It was a dark and stormy Thursday night and our usual chef had had a long day at work, so Eric went for the combo: Head Chef and Photographer. Never doing that again. How anyone in their right mind thinks it’s a good idea to try to sauté mushrooms and onions, prepare a rub, defrost scallops dredge said scallops and operate a camera while making sure the pasta does not get overdone all at the same time is beyond me. It came together right at the end, somehow or another, but not an experience anyone wants again anytime soon. It’s a good thing the dish was worth it. Very much worth it. The scallops were blackened in a pepper mixture and the pasta was drizzled in extra virgin olive oil and butter. Even with all the butter, this was one of the healthiest meals anyone’s ever felt the need to brag about. This is a super easy meal, as long as your not trying to do everything all at once and take pictures.

Chef’s note: the recipe has a lot of pepper in it. I mean a lot a lot. If I did it again, I would probably cut down the Cayenne Pepper a pinch. This was also a total leftovers meal, so a lot of the discrepancies between the original and mine have to do with item availability. That and the fact that I hate the texture of tomatoes. So here’s the Foodies@Home rendition of Blackened Scallops Over Pasta.

Pictures and Recipe after the break

Friday, March 12, 2010

Golden Belgium Waffles with Dutch Honey Syrup

What is the best part of waking up early on the weekends?  Waffles. Hot, buttery waffles with all those nooks and crannies for the syrup and butter to pool in.

What an amazing way to start a Sunday, it’s become a weekend tradition in our house. When we received a waffle press as a wedding gift we never thought we wanted one. Oh the things we never knew we wanted. Now we look forward to a hot breakfast every Sunday morning.  Usually we are simple people with our waffles, a  small pat of butter and a bit of maple syrup, Last Sunday was different. Last Sunday we ran out of syrup. So Charisse decided to be creative, and turns out that was a really good thing. To top off our perfectly golden waffles she made a Dutch Honey Syrup and all was right with the world. We may never buy bottled syrup again. Surprisingly Dutch Honey Syrup has no honey involved, it is a mix of sugar on top of sugar on top of sugar, isn't that great?

It is a bit sweet so you don't need too much, unless you want to be bouncing off the walls!  After breakfast we saved the leftovers in the fridge for another day and it was still perfect. If you’re cooking for two split the recipe in half, unless you want lots of leftovers!  Easy to make and definitely worth it! Mmm... is it Sunday yet?!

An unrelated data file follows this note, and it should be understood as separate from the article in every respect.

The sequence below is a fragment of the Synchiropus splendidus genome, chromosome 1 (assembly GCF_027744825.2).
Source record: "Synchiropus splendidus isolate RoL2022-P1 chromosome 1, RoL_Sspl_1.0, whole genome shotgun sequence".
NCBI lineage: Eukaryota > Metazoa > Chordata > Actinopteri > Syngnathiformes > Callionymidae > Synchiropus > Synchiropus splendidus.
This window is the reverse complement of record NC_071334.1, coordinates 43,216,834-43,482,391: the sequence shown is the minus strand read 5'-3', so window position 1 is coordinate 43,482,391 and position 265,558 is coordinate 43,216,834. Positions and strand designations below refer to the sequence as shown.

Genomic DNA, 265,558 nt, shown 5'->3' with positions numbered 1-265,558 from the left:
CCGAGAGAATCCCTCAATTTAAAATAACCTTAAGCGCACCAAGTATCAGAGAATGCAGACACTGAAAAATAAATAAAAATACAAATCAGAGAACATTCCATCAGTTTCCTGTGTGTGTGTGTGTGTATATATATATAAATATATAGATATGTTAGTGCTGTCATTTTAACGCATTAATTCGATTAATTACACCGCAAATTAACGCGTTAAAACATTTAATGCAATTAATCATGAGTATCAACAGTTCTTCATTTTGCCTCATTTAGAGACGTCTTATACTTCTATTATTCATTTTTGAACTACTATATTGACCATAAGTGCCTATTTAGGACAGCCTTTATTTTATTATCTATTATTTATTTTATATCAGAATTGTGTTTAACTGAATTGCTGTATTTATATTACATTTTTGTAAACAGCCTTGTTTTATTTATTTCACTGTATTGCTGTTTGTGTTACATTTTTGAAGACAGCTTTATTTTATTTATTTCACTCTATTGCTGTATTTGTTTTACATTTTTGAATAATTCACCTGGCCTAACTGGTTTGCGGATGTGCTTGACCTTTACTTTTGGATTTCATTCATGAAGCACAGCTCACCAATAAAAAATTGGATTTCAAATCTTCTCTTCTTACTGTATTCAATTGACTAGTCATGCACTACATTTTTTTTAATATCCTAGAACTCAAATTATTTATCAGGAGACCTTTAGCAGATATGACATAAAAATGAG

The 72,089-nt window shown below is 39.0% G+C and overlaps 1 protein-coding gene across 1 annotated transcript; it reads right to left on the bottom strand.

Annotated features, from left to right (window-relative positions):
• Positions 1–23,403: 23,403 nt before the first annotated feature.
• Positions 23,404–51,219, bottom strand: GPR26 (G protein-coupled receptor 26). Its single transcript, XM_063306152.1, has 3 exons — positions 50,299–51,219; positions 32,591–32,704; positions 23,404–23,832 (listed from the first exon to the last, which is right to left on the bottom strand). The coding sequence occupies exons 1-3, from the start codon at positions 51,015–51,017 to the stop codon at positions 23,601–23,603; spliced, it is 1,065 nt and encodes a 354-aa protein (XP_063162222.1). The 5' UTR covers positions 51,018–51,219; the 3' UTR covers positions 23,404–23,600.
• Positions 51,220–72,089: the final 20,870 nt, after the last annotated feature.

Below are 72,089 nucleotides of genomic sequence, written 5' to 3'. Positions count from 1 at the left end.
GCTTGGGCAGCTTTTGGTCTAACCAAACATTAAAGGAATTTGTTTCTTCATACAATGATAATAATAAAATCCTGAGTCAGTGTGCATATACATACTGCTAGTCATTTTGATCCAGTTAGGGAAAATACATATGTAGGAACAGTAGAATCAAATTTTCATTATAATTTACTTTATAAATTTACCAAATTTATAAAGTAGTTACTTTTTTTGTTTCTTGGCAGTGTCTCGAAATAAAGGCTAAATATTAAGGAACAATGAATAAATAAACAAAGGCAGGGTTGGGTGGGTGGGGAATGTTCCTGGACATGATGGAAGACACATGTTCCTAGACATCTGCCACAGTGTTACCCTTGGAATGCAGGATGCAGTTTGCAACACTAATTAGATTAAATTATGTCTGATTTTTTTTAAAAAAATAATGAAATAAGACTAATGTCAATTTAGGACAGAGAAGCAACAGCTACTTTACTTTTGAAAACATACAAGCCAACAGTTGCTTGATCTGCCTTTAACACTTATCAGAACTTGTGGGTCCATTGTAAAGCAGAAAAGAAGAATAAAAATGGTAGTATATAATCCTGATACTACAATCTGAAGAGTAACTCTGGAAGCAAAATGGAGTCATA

Pictures and Recipe after the break

Wednesday, March 10, 2010

Pineapple Upside Down Cake with Dark Rum Sauce

This recipe is a tribute to my Grandma Martha, who left this world 3 years ago. I was very close to my grandma and it only seems fitting to dedicate this cake to her,  considering we are living in her home and cooking in her kitchen. When I was little, Sundays were the days I spent with her, playing in the yard, watching movies and learning how to make things like meatloaf, pot roast, and mashed potatoes. One of her favorite desserts was the pineapple upside down cake, I remember how sweet and sticky the topping was and how the maraschino cherries dyed the pineapple a pinkish color. She used the classic recipe from Betty Crocker which included cardamon and was topped off with a sprinkling of dark rum. I switched it up a bit to make it more contemporary and to suit my taste buds since I hate those candy red maraschino cherries anyway. 

This cake has no cardamon, no cherries, and instead of a sprinkling of rum, I paired it with a good helping of dark rum sauce!  Lastly I used fresh pineapple juice from the same pineapple rather than the canned juice the recipe calls for.  YUMMY!! The result was a moist and caramelly, sweet cake with large chucks of tender pineapple.  Delicious and worth trying!

I cooked the whole cake (except the rum sauce!) in Grandma Martha's cast iron skillet, which is the pan I highly recommend. The skillet will let you prepare the brown sugar right where its needed, instead of in a separate pan. You get more caramelized sugar on top of your cake because the same pan can go straight from the stovetop to the oven!

Pictures and Recipe after the break

Monday, March 8, 2010

Potato Leek Gratin

Readers beware... you are about to hear about the ooey-est, gooey-est, cheesy-est potato dish of all times and don't say we didn't warn you because your going to be addicted! We first made this potato leek gratin for Christmas Eve dinner and we haven't stopped talking about it since. With summer fast approaching we wanted to make this hot comfort dish one last time, and we think the people who sunk their teeth into it were more than grateful. Sure this gratin's got it all...potatoes, cheese, cream...but the real key to the flavor and smell of the bubbly goodness are the leeks! Who knew how awesome leeks were?! We've seen them in some obscure part of the produce section at the grocery store in passing, but have never thought about what they might be like. Truth is...they're amazing! Crispy with a mild onion flavor, they give a great boost to the regular gratins of the past! Of course this is not a dish one would eat on a daily basis, but it is worth making some cold evening when the ultimate comfort is just what the doctor ordered.

Pictures and Recipe after the break

Friday, March 5, 2010

Our Kitchen